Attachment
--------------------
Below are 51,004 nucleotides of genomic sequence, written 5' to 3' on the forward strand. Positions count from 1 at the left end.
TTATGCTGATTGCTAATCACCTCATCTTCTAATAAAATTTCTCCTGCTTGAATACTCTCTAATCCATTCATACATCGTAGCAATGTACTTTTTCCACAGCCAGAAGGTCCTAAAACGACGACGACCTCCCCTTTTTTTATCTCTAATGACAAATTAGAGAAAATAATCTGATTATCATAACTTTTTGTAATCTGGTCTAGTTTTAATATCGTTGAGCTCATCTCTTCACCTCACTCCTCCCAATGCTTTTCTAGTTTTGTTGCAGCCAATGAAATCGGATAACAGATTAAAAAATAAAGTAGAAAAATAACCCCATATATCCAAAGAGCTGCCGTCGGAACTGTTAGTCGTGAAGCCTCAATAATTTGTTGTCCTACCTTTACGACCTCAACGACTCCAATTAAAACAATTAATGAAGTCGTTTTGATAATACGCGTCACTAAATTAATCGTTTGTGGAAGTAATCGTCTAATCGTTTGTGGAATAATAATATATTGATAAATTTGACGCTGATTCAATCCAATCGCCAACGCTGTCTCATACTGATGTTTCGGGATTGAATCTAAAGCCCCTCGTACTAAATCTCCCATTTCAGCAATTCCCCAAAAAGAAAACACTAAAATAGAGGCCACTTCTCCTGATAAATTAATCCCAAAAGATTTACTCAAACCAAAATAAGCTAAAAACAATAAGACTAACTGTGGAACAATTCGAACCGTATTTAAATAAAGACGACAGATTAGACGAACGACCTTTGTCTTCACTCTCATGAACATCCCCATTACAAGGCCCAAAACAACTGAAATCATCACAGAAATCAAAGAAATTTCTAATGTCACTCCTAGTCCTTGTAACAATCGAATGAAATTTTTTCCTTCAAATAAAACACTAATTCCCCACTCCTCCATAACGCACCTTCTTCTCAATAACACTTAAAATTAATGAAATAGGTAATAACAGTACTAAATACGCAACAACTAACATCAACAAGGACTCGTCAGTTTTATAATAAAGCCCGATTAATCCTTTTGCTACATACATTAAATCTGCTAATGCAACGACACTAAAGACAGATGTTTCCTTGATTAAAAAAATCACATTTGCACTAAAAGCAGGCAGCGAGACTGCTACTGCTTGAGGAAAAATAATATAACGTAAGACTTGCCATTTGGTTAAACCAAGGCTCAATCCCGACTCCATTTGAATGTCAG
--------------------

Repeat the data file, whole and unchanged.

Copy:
Below are 51,004 nucleotides of genomic sequence, written 5' to 3' on the forward strand. Positions count from 1 at the left end.
TTATGCTGATTGCTAATCACCTCATCTTCTAATAAAATTTCTCCTGCTTGAATACTCTCTAATCCATTCATACATCGTAGCAATGTACTTTTTCCACAGCCAGAAGGTCCTAAAACGACGACGACCTCCCCTTTTTTTATCTCTAATGACAAATTAGAGAAAATAATCTGATTATCATAACTTTTTGTAATCTGGTCTAGTTTTAATATCGTTGAGCTCATCTCTTCACCTCACTCCTCCCAATGCTTTTCTAGTTTTGTTGCAGCCAATGAAATCGGATAACAGATTAAAAAATAAAGTAGAAAAATAACCCCATATATCCAAAGAGCTGCCGTCGGAACTGTTAGTCGTGAAGCCTCAATAATTTGTTGTCCTACCTTTACGACCTCAACGACTCCAATTAAAACAATTAATGAAGTCGTTTTGATAATACGCGTCACTAAATTAATCGTTTGTGGAAGTAATCGTCTAATCGTTTGTGGAATAATAATATATTGATAAATTTGACGCTGATTCAATCCAATCGCCAACGCTGTCTCATACTGATGTTTCGGGATTGAATCTAAAGCCCCTCGTACTAAATCTCCCATTTCAGCAATTCCCCAAAAAGAAAACACTAAAATAGAGGCCACTTCTCCTGATAAATTAATCCCAAAAGATTTACTCAAACCAAAATAAGCTAAAAACAATAAGACTAACTGTGGAACAATTCGAACCGTATTTAAATAAAGACGACAGATTAGACGAACGACCTTTGTCTTCACTCTCATGAACATCCCCATTACAAGGCCCAAAACAACTGAAATCATCACAGAAATCAAAGAAATTTCTAATGTCACTCCTAGTCCTTGTAACAATCGAATGAAATTTTTTCCTTCAAATAAAACACTAATTCCCCACTCCTCCATAACGCACCTTCTTCTCAATAACACTTAAAATTAATGAAATAGGTAATAACAGTACTAAATACGCAACAACTAACATCAACAAGGACTCGTCAGTTTTATAATAAAGCCCGATTAATCCTTTTGCTACATACATTAAATCTGCTAATGCAACGACACTAAAGACAGATGTTTCCTTGATTAAAAAAATCACATTTGCACTAAAAGCAGGCAGCGAGACTGCTACTGCTTGAGGAAAAATAATATAACGTAAGACTTGCCATTTGGTTAAACCAAGGCTCAATCCCGACTCCATTTGAATGTCAG